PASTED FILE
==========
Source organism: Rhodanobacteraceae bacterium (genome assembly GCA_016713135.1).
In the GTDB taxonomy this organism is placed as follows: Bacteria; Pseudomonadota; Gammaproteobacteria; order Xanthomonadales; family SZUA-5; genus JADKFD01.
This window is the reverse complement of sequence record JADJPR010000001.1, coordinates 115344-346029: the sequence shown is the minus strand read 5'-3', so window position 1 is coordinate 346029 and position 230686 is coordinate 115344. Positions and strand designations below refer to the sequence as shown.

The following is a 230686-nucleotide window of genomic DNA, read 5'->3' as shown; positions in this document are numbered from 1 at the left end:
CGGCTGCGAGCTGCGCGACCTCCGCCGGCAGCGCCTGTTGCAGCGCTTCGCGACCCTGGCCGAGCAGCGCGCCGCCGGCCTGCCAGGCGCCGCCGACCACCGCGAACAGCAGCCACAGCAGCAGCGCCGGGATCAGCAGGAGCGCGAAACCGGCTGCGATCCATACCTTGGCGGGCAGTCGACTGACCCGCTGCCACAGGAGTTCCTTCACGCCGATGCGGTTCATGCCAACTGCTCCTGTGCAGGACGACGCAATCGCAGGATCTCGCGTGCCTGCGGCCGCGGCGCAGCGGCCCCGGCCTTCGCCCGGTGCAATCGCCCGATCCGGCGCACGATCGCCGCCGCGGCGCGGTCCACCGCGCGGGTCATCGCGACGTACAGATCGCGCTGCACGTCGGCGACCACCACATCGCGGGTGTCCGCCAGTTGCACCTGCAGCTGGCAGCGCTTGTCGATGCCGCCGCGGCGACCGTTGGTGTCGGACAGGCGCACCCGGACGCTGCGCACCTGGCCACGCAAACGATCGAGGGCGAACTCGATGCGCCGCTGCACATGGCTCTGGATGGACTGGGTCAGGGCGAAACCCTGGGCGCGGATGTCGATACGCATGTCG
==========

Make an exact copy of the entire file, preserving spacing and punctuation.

Source organism: Rhodanobacteraceae bacterium (genome assembly GCA_016713135.1).
In the GTDB taxonomy this organism is placed as follows: Bacteria; Pseudomonadota; Gammaproteobacteria; order Xanthomonadales; family SZUA-5; genus JADKFD01.
This window is the reverse complement of sequence record JADJPR010000001.1, coordinates 115344-346029: the sequence shown is the minus strand read 5'-3', so window position 1 is coordinate 346029 and position 230686 is coordinate 115344. Positions and strand designations below refer to the sequence as shown.

The following is a 230686-nucleotide window of genomic DNA, read 5'->3' as shown; positions in this document are numbered from 1 at the left end:
CGGCTGCGAGCTGCGCGACCTCCGCCGGCAGCGCCTGTTGCAGCGCTTCGCGACCCTGGCCGAGCAGCGCGCCGCCGGCCTGCCAGGCGCCGCCGACCACCGCGAACAGCAGCCACAGCAGCAGCGCCGGGATCAGCAGGAGCGCGAAACCGGCTGCGATCCATACCTTGGCGGGCAGTCGACTGACCCGCTGCCACAGGAGTTCCTTCACGCCGATGCGGTTCATGCCAACTGCTCCTGTGCAGGACGACGCAATCGCAGGATCTCGCGTGCCTGCGGCCGCGGCGCAGCGGCCCCGGCCTTCGCCCGGTGCAATCGCCCGATCCGGCGCACGATCGCCGCCGCGGCGCGGTCCACCGCGCGGGTCATCGCGACGTACAGATCGCGCTGCACGTCGGCGACCACCACATCGCGGGTGTCCGCCAGTTGCACCTGCAGCTGGCAGCGCTTGTCGATGCCGCCGCGGCGACCGTTGGTGTCGGACAGGCGCACCCGGACGCTGCGCACCTGGCCACGCAAACGATCGAGGGCGAACTCGATGCGCCGCTGCACATGGCTCTGGATGGACTGGGTCAGGGCGAAACCCTGGGCGCGGATGTCGATACGCATGTCG